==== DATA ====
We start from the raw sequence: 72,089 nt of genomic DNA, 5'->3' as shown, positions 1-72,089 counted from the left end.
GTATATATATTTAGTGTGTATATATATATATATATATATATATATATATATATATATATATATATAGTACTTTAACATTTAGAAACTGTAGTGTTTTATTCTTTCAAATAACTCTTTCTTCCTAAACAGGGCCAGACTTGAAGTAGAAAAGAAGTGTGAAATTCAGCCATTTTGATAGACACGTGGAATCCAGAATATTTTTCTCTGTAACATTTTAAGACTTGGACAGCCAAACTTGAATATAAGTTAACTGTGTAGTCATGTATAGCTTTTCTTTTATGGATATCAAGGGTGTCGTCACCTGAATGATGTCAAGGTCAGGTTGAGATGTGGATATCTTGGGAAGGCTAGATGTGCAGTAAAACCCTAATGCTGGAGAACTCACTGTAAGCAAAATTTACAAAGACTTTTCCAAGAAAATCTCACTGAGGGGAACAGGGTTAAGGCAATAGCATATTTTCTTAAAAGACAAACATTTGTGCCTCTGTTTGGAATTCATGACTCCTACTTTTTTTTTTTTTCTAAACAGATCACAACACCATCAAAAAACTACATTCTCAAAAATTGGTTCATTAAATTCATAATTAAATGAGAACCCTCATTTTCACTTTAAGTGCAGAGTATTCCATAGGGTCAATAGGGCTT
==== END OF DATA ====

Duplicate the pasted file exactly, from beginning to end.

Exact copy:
We start from the raw sequence: 72,089 nt of genomic DNA, 5'->3' as shown, positions 1-72,089 counted from the left end.
GTATATATATTTAGTGTGTATATATATATATATATATATATATATATATATATATATATATATATAGTACTTTAACATTTAGAAACTGTAGTGTTTTATTCTTTCAAATAACTCTTTCTTCCTAAACAGGGCCAGACTTGAAGTAGAAAAGAAGTGTGAAATTCAGCCATTTTGATAGACACGTGGAATCCAGAATATTTTTCTCTGTAACATTTTAAGACTTGGACAGCCAAACTTGAATATAAGTTAACTGTGTAGTCATGTATAGCTTTTCTTTTATGGATATCAAGGGTGTCGTCACCTGAATGATGTCAAGGTCAGGTTGAGATGTGGATATCTTGGGAAGGCTAGATGTGCAGTAAAACCCTAATGCTGGAGAACTCACTGTAAGCAAAATTTACAAAGACTTTTCCAAGAAAATCTCACTGAGGGGAACAGGGTTAAGGCAATAGCATATTTTCTTAAAAGACAAACATTTGTGCCTCTGTTTGGAATTCATGACTCCTACTTTTTTTTTTTTTCTAAACAGATCACAACACCATCAAAAAACTACATTCTCAAAAATTGGTTCATTAAATTCATAATTAAATGAGAACCCTCATTTTCACTTTAAGTGCAGAGTATTCCATAGGGTCAATAGGGCTT